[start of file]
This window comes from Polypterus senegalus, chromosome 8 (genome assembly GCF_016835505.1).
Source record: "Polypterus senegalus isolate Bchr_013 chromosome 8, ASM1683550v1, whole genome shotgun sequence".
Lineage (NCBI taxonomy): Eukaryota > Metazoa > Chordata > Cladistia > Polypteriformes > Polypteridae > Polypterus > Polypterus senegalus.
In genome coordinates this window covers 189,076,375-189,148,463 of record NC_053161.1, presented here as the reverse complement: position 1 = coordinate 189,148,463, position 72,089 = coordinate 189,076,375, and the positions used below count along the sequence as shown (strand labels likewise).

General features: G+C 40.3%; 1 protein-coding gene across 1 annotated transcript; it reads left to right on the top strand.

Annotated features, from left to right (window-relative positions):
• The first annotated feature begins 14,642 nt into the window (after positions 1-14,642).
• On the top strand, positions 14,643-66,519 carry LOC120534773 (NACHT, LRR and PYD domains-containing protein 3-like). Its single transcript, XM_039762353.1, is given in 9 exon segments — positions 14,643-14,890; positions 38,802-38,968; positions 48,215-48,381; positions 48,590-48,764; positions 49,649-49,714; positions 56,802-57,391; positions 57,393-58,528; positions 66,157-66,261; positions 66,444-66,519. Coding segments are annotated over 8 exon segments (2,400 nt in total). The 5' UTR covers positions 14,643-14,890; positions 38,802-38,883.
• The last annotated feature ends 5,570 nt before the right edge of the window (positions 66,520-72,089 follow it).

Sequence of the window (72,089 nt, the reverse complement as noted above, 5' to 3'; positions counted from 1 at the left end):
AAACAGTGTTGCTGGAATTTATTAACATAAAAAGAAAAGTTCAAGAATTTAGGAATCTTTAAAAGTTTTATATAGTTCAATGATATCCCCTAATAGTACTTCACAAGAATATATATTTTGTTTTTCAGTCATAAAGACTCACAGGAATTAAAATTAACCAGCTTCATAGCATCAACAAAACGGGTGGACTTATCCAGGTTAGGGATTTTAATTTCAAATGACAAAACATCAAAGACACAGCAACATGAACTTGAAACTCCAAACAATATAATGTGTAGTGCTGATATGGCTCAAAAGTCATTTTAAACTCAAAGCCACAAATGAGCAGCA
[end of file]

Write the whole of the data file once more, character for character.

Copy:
This window comes from Polypterus senegalus, chromosome 8 (genome assembly GCF_016835505.1).
Source record: "Polypterus senegalus isolate Bchr_013 chromosome 8, ASM1683550v1, whole genome shotgun sequence".
Lineage (NCBI taxonomy): Eukaryota > Metazoa > Chordata > Cladistia > Polypteriformes > Polypteridae > Polypterus > Polypterus senegalus.
In genome coordinates this window covers 189,076,375-189,148,463 of record NC_053161.1, presented here as the reverse complement: position 1 = coordinate 189,148,463, position 72,089 = coordinate 189,076,375, and the positions used below count along the sequence as shown (strand labels likewise).

General features: G+C 40.3%; 1 protein-coding gene across 1 annotated transcript; it reads left to right on the top strand.

Annotated features, from left to right (window-relative positions):
• The first annotated feature begins 14,642 nt into the window (after positions 1-14,642).
• On the top strand, positions 14,643-66,519 carry LOC120534773 (NACHT, LRR and PYD domains-containing protein 3-like). Its single transcript, XM_039762353.1, is given in 9 exon segments — positions 14,643-14,890; positions 38,802-38,968; positions 48,215-48,381; positions 48,590-48,764; positions 49,649-49,714; positions 56,802-57,391; positions 57,393-58,528; positions 66,157-66,261; positions 66,444-66,519. Coding segments are annotated over 8 exon segments (2,400 nt in total). The 5' UTR covers positions 14,643-14,890; positions 38,802-38,883.
• The last annotated feature ends 5,570 nt before the right edge of the window (positions 66,520-72,089 follow it).

Sequence of the window (72,089 nt, the reverse complement as noted above, 5' to 3'; positions counted from 1 at the left end):
AAACAGTGTTGCTGGAATTTATTAACATAAAAAGAAAAGTTCAAGAATTTAGGAATCTTTAAAAGTTTTATATAGTTCAATGATATCCCCTAATAGTACTTCACAAGAATATATATTTTGTTTTTCAGTCATAAAGACTCACAGGAATTAAAATTAACCAGCTTCATAGCATCAACAAAACGGGTGGACTTATCCAGGTTAGGGATTTTAATTTCAAATGACAAAACATCAAAGACACAGCAACATGAACTTGAAACTCCAAACAATATAATGTGTAGTGCTGATATGGCTCAAAAGTCATTTTAAACTCAAAGCCACAAATGAGCAGCA